Black as his purpose, did the night resemble
When he lay couched in the ominous horse,
Hath now this dread and black complexion smear'd
With heraldry more dismal; head to foot
Now is he total gules; horridly trick'd
With blood of fathers, mothers, daughters, sons,
Baked and impasted with the parching streets,
That lend a tyrannous and damned light
To their lord's murder: roasted in wrath and fire,
And thus o'er-sized with coagulate gore,
With eyes like carbuncles, the hellish Pyrrhus
Old grandsire Priam seeks.'
So, proceed you.
'Fore God, my lord, well spoken, with good accent and
'Anon he finds him
Striking too short at Greeks; his antique sword,
Rebellious to his arm, lies where it falls,
Repugnant to command: unequal match'd,
Pyrrhus at Priam drives; in rage strikes wide;
But with the whiff and wind of his fell sword
The unnerved father falls. Then senseless Ilium,
Seeming to feel this blow, with flaming top
Stoops to his base, and with a hideous crash
Takes prisoner Pyrrhus' ear: for, lo! his sword,
Which was declining on the milky head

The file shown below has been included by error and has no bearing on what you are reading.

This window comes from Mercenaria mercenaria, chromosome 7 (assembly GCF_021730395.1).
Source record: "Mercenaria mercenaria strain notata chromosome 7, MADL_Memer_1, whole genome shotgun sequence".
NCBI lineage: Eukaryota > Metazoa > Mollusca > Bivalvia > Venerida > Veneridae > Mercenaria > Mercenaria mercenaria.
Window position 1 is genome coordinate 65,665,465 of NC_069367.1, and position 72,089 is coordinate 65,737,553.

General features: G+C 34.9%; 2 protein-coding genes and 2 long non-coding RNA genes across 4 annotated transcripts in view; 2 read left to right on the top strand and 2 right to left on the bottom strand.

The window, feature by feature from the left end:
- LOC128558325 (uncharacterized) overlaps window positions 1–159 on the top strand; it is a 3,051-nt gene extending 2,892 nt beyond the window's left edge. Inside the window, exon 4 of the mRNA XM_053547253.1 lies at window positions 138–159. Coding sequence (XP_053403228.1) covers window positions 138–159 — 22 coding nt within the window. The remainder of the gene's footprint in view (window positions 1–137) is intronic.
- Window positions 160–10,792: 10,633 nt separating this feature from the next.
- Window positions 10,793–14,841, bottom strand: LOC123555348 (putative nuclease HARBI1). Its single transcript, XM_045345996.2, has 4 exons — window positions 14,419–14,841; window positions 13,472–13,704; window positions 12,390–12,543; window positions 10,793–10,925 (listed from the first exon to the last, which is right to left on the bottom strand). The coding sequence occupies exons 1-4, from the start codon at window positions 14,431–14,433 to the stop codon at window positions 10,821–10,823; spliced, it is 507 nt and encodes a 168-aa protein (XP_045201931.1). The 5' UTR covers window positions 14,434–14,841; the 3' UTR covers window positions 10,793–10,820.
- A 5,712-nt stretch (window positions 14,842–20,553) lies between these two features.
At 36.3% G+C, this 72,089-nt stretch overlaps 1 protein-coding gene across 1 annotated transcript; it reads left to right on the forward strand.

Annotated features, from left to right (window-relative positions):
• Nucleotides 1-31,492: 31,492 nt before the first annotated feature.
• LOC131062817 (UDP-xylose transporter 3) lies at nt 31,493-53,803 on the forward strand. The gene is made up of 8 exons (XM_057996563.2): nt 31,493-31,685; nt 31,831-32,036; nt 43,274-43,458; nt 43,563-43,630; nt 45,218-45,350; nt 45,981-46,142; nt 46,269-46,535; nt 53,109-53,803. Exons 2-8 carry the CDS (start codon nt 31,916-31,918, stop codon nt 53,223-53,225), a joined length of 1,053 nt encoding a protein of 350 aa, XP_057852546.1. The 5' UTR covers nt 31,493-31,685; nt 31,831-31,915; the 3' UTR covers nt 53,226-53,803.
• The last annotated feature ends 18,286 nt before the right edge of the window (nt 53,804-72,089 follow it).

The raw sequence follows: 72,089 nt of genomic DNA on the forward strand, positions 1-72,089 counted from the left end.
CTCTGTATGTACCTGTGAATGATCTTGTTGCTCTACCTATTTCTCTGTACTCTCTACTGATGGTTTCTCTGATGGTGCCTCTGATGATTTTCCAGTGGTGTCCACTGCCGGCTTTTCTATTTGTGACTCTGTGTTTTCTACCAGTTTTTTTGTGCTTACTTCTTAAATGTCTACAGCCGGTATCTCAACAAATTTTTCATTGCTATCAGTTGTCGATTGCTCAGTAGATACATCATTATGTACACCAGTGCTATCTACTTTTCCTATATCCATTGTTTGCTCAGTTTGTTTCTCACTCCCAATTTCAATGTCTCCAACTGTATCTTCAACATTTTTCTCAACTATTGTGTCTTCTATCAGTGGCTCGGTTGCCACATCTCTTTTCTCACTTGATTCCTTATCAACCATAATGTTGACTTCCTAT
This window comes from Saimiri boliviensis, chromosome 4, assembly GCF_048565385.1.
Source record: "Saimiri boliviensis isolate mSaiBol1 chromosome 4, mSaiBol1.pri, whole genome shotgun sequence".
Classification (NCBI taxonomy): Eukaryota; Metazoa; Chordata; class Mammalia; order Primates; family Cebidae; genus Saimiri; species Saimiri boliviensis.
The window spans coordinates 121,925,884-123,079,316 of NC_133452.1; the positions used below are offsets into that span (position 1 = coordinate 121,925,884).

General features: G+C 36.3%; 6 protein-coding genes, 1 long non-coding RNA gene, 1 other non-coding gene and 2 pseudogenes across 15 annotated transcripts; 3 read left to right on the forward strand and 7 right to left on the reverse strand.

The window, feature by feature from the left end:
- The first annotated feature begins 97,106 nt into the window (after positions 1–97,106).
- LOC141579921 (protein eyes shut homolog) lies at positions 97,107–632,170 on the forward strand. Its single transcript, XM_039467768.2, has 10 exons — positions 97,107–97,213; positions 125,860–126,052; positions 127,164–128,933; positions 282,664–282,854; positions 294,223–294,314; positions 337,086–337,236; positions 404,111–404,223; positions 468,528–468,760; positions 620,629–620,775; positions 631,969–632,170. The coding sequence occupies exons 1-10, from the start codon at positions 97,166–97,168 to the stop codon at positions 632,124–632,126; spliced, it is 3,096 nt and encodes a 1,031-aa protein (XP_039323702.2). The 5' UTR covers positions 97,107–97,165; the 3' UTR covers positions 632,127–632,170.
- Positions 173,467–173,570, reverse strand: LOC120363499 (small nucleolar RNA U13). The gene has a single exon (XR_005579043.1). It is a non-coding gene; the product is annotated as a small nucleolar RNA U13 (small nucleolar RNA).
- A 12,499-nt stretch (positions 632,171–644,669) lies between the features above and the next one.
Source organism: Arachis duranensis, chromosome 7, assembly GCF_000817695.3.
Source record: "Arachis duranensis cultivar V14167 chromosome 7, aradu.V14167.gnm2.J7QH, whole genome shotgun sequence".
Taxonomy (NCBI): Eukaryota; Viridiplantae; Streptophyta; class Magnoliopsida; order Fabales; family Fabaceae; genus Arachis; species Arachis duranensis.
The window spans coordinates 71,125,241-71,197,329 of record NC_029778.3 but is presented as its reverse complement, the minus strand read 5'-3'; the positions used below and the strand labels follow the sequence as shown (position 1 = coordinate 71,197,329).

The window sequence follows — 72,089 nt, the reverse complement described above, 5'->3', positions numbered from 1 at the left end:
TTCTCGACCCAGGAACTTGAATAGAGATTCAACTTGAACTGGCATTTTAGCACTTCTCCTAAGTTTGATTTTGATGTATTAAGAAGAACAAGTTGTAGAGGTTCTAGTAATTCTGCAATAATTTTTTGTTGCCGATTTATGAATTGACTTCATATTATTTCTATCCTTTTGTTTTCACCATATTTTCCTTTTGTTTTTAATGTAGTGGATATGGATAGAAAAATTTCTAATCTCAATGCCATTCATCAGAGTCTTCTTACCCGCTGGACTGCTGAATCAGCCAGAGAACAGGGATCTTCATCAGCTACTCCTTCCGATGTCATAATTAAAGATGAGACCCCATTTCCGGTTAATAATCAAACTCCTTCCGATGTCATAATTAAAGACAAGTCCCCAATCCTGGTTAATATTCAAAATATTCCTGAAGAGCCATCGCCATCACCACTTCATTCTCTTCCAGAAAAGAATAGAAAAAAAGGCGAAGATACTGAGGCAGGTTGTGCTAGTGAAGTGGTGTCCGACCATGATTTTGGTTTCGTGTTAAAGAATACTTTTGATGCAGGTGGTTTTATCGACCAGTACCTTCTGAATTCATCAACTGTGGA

Of reverend Priam, seem'd i' the air to stick:
So, as a painted tyrant, Pyrrhus stood,
And like a neutral to his will and matter,
But, as we often see, against some storm,
A silence in the heavens, the rack stand still,
The bold winds speechless and the orb below
As hush as death, anon the dreadful thunder
Doth rend the region, so, after Pyrrhus' pause,
Aroused vengeance sets him new a-work;
And never did the Cyclops' hammers fall
On Mars's armour forged for proof eterne
With less remorse than Pyrrhus' bleeding sword
Now falls on Priam.
Out, out, thou strumpet, Fortune! All you gods,
In general synod 'take away her power;
Break all the spokes and fellies from her wheel,
And bowl the round nave down the hill of heaven,
As low as to the fiends!'
This is too long.
It shall to the barber's, with your beard. Prithee,
say on: he's for a jig or a tale of bawdry, or he
sleeps: say on: come to Hecuba.
'But who, O, who had seen the mobled queen--'
'The mobled queen?'
That's good; 'mobled queen' is good.
'Run barefoot up and down, threatening the flames
With bisson rheum; a clout upon that head
Where late the diadem stood, and for a robe,
About her lank and all o'er-teemed loins,
A blanket, in the alarm of fear caught up;
Who this had seen, with tongue in venom steep'd,
'Gainst Fortune's state would treason have
But if the gods themselves did see her then
When she saw Pyrrhus make malicious sport
In mincing with his sword her husband's limbs,
The instant burst of clamour that she made,
Unless things mortal move them not at all,
Would have made milch the burning eyes of heaven,
And passion in the gods.'
Look, whether he has not turned his colour and has